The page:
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Fri, Jul 30, 2004

Carter Copter's Little Brother

Monarch Butterfly Stands In For CCTD

By ANN Correspondent Kevin O'Brien

What do you do when you're a technology inventor and your one technology demonstrator is tied up in a series of projects for various government contracts? Oh, and no hope of just throwing together a duplicate of your technology demonstrator, because it's so loaded with advanced technology it took a lot of time and resources to get together in the first place.

Well, if you're Carter Aviation Technologies of Wichita Falls, TX, then you supplement your advanced Carter Copter Technology Demonstrator (CCTD) gyroplane with a simpler gyroplane, the Monarch Butterfly from the Butterfly, LLC of Carter (no relation?), OK. "The flight characteristics of the Monarch closely mimic those of Carter's full-size CCTD at speeds less than 75 MPH, but in a very simple design," Carter said in a release.

While many of Carter's innovations are based on the company's quest for ultra-high-speed gyro flight, and require the CCTD's power, size, and sophisticated aerodynamics to be tested, many more can be wrung out on a simple open-frame gyroplane. As the Monarch was the first aircraft to use licensed, patented Carter technology, and the principals of the two firms have had many and varied dealings already, the choice of the Monarch was a natural. The bolted-frame construction of The Butterfly, LLC's aircraft also makes modification suitably simple for a technology testbed.

The test program will primarily involve Carter's novel rotor, propeller, and landing gear technologies.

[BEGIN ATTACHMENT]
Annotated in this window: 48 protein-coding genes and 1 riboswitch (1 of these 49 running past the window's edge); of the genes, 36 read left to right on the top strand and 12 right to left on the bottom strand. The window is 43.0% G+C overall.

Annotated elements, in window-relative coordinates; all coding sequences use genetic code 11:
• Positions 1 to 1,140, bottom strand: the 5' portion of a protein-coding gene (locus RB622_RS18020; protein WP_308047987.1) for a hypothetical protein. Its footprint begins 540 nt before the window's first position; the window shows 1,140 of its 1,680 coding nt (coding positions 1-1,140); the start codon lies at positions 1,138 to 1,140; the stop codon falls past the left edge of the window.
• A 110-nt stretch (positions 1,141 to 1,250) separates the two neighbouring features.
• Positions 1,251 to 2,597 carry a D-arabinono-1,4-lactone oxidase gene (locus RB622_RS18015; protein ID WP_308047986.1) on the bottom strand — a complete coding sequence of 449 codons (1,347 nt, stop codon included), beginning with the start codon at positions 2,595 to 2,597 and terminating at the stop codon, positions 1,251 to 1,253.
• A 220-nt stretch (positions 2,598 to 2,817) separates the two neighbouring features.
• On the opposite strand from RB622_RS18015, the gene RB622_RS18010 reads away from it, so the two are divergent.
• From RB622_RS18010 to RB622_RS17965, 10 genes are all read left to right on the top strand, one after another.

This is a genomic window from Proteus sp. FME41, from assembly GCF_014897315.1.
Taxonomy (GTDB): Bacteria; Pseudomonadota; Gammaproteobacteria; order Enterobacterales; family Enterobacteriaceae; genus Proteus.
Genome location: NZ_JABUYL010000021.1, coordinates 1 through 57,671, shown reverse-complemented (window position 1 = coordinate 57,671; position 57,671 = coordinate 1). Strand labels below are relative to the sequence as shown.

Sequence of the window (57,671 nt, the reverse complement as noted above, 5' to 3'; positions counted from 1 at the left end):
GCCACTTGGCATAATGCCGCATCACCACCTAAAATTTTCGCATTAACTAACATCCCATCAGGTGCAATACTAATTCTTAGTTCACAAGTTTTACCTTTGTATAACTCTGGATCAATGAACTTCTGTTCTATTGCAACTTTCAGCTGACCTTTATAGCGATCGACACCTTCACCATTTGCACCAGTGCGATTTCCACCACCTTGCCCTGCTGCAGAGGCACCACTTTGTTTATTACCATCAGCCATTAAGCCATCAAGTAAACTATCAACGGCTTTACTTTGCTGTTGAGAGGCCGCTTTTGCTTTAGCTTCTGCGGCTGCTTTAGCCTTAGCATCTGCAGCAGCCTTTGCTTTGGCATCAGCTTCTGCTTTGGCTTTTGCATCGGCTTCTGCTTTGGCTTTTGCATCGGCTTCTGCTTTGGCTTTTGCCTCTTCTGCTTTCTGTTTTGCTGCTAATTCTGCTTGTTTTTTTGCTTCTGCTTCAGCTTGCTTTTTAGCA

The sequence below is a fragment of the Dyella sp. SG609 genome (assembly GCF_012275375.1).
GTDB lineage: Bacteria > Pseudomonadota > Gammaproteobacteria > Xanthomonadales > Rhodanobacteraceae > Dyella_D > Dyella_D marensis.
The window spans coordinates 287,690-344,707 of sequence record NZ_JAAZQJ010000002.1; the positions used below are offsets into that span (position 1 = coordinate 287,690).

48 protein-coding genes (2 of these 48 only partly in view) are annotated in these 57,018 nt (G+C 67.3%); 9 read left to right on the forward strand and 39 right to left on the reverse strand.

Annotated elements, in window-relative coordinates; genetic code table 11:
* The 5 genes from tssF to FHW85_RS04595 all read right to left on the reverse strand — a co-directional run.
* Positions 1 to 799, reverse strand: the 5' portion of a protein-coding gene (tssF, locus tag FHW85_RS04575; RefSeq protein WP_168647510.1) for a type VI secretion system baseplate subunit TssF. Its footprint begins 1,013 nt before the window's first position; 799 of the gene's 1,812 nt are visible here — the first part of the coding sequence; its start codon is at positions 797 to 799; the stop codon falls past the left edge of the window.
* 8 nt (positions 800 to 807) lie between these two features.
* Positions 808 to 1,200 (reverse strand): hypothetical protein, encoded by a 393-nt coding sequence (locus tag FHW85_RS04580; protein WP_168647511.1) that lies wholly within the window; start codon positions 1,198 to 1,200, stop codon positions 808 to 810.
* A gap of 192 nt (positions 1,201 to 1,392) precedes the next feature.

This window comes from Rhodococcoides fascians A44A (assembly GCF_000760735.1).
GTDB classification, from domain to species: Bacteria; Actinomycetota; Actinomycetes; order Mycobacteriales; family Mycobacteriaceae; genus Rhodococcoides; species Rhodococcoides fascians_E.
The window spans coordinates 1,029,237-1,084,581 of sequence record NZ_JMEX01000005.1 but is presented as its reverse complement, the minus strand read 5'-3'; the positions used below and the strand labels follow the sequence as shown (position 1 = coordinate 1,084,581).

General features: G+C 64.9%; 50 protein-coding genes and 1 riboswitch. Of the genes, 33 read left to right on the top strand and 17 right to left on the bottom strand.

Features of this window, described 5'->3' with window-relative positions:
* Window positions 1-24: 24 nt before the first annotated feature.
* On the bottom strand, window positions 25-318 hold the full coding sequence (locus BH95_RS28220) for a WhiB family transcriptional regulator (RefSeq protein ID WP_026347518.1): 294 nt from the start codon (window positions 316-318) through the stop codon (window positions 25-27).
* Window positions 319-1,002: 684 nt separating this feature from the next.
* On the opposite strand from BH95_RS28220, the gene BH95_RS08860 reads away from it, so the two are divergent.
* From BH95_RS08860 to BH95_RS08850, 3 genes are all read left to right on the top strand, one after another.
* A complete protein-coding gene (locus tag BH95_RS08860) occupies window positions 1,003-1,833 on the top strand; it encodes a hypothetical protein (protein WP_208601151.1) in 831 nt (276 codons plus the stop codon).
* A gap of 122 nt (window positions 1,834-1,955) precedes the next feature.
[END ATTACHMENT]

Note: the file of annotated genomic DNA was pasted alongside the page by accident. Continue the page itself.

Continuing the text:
The Monarch is the experimental counterpart to the part-103 compliant Butterfly ultralight. The Monarch differs from the ultralight in having a larger Rotax 582 twin-carb engine, and G-Force energy absorbing landing gear, based on a Carter-licensed "Smart Strut". (The landing gear in the CCTD is based on the same Smart Strut technology)

Carter and The Butterfly celebrated their partnership with a dramatic demonstration of the Monarch Butterfly's G-Force landing gear during the Manufacturer Showcase at Oshkosh on Tuesday, July 27th. This landing gear permits landing with previously unimaginable vertical descent rates. A patented strut decelerates the aircraft at a steady rate across the strut's entire range of travel, which clever landing gear design can turn into quite a vertical measurement. In flight, the Monarch's gear hangs down like the legs of a predatory insect; on landing, the Smart Struts compress at a steady rate and, due to the strut design, no energy is left in the system to cause a bounce at the end of the stroke.

"The aircraft simply sets down," said Neal (right). "It doesn't bounce and the deceleration isn't even a hard hit." If your flight instructor can't cure you of bounced landings, the Smart Strut will.

Carter Aviation Technologies and Larry Neal have a long-standing and multi-level relationship. Larry is Carter's chief test pilot for the Carter Copter Technology Demonstrator; Larry's company, The Butterfly, LLC, licenses the patented Carter Smart Strut for the Monarch; and now, the circle is closed with Carter's purchase of one of Larry's machines.

Larry's name may be familiar to you even if you're not tuned in to the gyro wavelength; he's a long time fixture in the world of ultralights as a dealer and one-time manufacturer of the Phantom ultralight. But Larry's passion is gyros, and he promises that he is far from finished developing his aircraft.

We'll have more news from The Butterfly for you (tomorrow, we hope). The avalanche of news is challenging even our capacity for writing about it. But we will not fail, we will not flag, we will not falter.



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